Sweet sisters in Christ, this verse is not taking about life’s trials and hardships—it is talking about temptation to sin!  It says God has given us the victory over sin in that we no longer are required to sin and that we have a choice—we have a “way of escape.”  The ability to “escape” was given to us by Jesus when He died on Calvary’s cross.  He conquered both death and sin, and for those of us who are saved, we have been baptized into Christ’s death—meaning we too have victory over death and sin!  Therefore, we what this verse actually means is that God will never allow us to be tempted to sin beyond what we can resist in His power.

So, please do not take this verse to mean that God won’t give you more than you can handle.  He does that ever moment of every day, and the reason for it is so that we will realize just how much we need Him in every detail of our lives. 

Songs of Encouragement

Just want to share some songs that have been a huge encouragement to me lately as I’ve struggled with pain, exhaustion, and emotional weariness. I recently found Travis Clark on youtube, and God has really blessed and strengthened me through his music. I’d encourage you to check out these and his other songs.

When Everything is Dark

This post is less of a “this is what I’m learning” and more of a longing for encouragement and helpful advice from others.

When everything around you feels dark, when everything seems wrong, when all is painful, when you feel so alone, when there’s so much suffering that it envelopes your entire being and makes you sick and the tears fall continually, what do you do?

When your body physically aches to be held and comforted, do you really find God is “all you need”? He has no physical form. How can He hold me? When words don’t seem to be enough, how can His Word be my solace?

I know I’m asking questions I should know the answers to. I know I shouldn’t even have to ask them. But sometimes when everything is dark and lonely and painful, it’s hard to remember or see what is true and real. It’s hard to find comfort.

I welcome encouragement, advice, or whatever else helps you get through your darkest times.

Drawing Near to God

My own photo

As most of you know, I found a lump on my left breast a few months ago but only recently began looking to see a doctor because it had suddenly started growing and hurting.

An obvious concern for this type of problem was breast cancer. I was scared. But as a fellow blogger and sister in Christ reminded me after I first shared the news, trials can be very sanctifying times in out lives. I found this to be very true while I waited for my appointment.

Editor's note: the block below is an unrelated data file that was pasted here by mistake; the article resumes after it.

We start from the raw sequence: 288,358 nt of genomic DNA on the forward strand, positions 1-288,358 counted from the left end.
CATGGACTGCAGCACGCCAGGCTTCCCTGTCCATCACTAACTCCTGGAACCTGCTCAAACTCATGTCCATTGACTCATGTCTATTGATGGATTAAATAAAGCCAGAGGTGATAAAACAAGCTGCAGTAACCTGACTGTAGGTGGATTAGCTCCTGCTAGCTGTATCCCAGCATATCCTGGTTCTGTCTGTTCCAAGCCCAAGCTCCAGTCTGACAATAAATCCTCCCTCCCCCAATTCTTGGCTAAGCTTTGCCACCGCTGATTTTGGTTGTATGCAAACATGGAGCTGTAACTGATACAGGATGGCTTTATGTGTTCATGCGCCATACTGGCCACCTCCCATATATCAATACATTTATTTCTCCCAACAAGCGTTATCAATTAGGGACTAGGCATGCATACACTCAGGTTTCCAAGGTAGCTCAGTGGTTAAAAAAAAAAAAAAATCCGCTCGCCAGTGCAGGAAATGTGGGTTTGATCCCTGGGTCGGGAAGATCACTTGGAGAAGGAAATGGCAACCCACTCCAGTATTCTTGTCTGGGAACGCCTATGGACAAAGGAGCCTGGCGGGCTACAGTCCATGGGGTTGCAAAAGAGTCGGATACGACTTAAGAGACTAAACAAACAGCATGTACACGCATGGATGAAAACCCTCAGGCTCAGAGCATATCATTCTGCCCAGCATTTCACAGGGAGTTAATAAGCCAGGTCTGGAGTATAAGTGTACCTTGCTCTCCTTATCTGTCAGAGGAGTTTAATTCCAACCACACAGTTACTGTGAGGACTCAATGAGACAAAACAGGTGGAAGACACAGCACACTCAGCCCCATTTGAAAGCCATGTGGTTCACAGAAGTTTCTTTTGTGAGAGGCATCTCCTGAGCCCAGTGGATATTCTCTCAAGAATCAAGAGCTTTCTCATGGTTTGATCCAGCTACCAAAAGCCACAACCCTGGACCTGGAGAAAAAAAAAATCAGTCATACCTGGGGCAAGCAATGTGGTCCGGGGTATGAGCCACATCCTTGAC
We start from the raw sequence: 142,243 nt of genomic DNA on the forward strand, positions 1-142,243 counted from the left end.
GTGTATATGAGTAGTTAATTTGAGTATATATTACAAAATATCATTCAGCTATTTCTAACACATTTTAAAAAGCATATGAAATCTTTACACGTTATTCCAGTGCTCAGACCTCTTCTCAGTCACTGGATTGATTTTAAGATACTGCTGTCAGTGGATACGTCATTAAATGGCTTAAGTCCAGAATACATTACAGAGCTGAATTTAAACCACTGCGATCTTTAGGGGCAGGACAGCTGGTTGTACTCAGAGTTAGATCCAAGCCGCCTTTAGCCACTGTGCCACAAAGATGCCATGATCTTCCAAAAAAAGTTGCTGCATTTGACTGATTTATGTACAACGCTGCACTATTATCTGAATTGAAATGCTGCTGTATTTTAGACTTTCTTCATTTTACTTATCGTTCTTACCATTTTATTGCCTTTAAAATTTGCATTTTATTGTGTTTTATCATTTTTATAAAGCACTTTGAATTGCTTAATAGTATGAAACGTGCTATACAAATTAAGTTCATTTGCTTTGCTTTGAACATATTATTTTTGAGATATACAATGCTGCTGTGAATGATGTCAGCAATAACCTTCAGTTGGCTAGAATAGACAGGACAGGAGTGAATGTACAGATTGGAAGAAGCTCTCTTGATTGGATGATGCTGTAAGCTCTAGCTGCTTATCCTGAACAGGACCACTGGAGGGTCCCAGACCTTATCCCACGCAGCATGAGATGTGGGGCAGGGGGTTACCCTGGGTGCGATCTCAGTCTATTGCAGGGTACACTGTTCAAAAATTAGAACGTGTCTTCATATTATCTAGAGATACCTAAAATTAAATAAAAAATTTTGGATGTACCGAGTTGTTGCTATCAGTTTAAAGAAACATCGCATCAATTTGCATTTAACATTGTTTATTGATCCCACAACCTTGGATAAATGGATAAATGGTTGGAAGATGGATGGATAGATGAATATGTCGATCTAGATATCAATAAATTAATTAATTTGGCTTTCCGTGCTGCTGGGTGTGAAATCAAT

As I considered the “what-if’s,” I had to come to the realization that no matter what happened, God was with me now, and God would be with me in my future. I drew closer to Him, seeking His comfort, and I found it. Our Lord does not withhold His grace from us when we ask for it. I sensed His presence, His peace, and His power. And I knew that He was with me.

Physically, I actually did not last until the 13th, which was the day of my appointment. Several days prior, I woke up to find that the area was oozing and bleeding. With no idea of what was going on, I had my mother take me to urgent care.

It turns out, my lump was actually a growing abscess — and it finally burst. Tests revealed it was infected with staph. My wound was tended to (the hole was large enough that it had to be packed) and bandaged, and then I was prescribed an antibiotic.

I did keep my appointment on the 13th so that I could establish care with a new doctor and also have the wound checked on. She said it is healing slowly, but there doesn’t seem to be any major concerns. I have another week of antibiotics. Unfortunately, the antibiotics seem to be causing headaches, so I look forward to being done with them.

Thank you for praying. While an abscess and staph infection isn’t necessarily good, this turned out to be a much better diagnosis than I was expecting, and I am very thankful for the way that it drew me closer to my Heavenly Father.

“Draw near to God and He will draw near to you.” James 4:8a